This book is about the meanings and experiences of lone mothers in eighteenth-century London. It explores the material lives of men and women who produced legitimate and illegitimate offspring and examines those lives within a shared social, economic and cultural plebeian context. It examines how women coped when they found themselves pregnant, the consequences of bearing an illegitimate child and poor women's survival networks. It does so by exploring the encounters between poor women and the parish as well as philanthropic authorities in the city. This study of London's lone mothers has implications for the history of gender relations, the family and sexuality, the social, economic and cultural circumstances of plebeians, employer/servant relations, philanthropy and poverty.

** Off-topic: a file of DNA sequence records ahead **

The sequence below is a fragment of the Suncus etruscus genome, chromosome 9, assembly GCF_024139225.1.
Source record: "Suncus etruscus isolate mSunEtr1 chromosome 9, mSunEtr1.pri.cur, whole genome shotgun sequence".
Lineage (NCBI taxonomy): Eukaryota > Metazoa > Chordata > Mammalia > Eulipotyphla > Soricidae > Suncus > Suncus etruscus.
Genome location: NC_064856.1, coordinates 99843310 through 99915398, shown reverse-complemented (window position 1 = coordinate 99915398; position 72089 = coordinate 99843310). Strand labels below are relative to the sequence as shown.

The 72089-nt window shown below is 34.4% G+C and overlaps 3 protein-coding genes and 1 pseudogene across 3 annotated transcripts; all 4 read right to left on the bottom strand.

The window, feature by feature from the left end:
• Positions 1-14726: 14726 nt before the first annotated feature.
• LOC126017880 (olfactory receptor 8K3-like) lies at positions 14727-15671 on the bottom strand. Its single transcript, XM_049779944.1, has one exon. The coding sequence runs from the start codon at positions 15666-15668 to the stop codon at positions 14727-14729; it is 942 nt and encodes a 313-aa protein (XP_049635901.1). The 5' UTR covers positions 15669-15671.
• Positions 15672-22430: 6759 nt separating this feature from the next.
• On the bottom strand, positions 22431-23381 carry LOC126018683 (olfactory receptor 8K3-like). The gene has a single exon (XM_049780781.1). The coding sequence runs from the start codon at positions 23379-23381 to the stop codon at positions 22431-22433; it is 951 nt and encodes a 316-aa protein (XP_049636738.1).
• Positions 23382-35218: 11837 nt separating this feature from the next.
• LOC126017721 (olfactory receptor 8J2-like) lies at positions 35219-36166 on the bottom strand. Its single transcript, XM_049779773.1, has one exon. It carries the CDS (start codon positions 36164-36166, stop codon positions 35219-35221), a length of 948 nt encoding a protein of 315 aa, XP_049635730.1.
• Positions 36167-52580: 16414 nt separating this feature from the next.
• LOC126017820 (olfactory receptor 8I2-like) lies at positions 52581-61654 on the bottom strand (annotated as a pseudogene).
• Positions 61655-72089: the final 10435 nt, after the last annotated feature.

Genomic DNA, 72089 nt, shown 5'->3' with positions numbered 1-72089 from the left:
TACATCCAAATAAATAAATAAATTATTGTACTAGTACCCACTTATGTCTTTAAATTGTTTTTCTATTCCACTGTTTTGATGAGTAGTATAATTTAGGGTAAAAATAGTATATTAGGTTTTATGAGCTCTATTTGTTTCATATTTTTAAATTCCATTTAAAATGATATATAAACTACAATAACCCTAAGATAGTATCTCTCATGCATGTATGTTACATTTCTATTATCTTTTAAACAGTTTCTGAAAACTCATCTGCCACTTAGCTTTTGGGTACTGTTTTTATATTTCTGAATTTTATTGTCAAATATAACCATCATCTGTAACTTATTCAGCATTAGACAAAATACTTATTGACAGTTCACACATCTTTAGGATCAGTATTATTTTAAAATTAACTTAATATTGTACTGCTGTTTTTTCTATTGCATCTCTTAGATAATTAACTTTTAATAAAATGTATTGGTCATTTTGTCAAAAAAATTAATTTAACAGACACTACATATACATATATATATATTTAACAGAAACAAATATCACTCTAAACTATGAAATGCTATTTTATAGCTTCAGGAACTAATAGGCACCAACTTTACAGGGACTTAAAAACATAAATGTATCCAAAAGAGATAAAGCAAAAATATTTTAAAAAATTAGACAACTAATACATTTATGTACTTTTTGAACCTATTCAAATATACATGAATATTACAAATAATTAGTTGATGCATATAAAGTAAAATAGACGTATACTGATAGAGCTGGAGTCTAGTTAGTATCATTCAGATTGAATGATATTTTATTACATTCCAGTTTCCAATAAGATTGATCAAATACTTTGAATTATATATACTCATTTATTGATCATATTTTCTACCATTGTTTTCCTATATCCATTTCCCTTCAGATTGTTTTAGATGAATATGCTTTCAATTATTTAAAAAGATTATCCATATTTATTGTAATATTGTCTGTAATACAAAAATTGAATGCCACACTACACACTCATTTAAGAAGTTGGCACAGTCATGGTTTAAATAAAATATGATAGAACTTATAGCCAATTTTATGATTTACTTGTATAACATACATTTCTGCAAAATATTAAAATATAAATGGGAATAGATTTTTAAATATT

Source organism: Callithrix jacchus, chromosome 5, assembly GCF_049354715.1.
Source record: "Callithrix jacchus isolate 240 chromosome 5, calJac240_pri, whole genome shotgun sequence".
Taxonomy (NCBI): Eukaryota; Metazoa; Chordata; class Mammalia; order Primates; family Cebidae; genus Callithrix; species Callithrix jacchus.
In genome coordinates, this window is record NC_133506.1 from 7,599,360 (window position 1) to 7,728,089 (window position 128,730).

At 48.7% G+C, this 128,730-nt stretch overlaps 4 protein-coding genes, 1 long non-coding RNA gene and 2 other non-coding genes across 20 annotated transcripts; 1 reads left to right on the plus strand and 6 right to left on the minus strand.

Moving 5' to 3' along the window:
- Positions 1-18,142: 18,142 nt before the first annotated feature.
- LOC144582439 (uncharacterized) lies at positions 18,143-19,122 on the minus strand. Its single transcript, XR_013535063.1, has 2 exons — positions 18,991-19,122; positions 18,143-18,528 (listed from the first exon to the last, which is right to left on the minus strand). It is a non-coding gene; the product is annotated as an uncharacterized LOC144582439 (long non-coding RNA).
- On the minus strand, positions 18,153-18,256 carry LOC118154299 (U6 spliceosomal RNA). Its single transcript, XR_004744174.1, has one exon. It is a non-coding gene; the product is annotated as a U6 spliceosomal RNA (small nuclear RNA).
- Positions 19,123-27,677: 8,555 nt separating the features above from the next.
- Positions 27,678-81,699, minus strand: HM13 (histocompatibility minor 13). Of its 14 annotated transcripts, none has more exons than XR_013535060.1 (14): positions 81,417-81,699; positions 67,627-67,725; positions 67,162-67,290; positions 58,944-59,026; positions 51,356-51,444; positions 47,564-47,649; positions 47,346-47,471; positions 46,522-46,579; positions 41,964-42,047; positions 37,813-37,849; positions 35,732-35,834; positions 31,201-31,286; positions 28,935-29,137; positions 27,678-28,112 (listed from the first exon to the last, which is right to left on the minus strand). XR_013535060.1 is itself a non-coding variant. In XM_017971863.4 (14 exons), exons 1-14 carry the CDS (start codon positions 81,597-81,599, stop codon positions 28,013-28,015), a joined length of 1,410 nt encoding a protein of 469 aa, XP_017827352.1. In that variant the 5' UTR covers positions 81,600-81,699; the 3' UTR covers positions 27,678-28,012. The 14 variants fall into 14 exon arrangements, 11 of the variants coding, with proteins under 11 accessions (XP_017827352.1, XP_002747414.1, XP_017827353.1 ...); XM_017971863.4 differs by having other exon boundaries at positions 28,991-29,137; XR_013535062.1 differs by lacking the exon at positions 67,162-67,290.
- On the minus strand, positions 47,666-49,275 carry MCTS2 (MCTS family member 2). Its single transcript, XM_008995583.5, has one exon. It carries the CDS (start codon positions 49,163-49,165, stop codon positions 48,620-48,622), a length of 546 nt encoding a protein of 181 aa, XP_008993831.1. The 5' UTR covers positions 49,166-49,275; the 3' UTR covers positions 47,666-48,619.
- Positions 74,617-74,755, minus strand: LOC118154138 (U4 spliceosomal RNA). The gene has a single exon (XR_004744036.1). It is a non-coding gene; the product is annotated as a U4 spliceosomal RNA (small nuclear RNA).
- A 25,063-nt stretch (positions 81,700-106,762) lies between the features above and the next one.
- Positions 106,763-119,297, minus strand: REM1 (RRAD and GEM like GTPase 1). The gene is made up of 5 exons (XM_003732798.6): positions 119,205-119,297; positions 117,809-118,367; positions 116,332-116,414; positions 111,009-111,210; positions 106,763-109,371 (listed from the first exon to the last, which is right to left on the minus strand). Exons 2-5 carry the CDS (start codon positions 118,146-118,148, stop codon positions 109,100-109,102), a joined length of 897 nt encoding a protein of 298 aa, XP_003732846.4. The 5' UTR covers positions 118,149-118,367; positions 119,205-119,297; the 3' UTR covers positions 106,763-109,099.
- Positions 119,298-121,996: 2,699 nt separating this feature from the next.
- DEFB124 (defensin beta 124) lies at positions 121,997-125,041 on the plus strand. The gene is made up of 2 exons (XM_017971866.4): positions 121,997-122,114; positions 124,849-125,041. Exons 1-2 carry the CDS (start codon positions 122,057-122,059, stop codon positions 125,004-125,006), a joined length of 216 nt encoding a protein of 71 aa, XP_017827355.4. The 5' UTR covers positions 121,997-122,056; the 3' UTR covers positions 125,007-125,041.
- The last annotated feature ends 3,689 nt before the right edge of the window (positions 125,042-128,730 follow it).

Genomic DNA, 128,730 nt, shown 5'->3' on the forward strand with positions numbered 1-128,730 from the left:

1. Introduction -- 2. 'The insecurities of life and trade' : work, community and personal life in eighteenth-century London -- 3. Courtship, sex and marriage in eighteenth-century popular literature -- 4. 'Craving charity' : poor mothers and the public philanthropic imagination -- 5. 'Unfortunate objects' : petitioners to the founding hospital -- 6. The duty of poor mothers in eighteenth-century London -- 7. Childbirth -- 8. 'Be so good as to remember where this child goes to' : poor but not hopeless.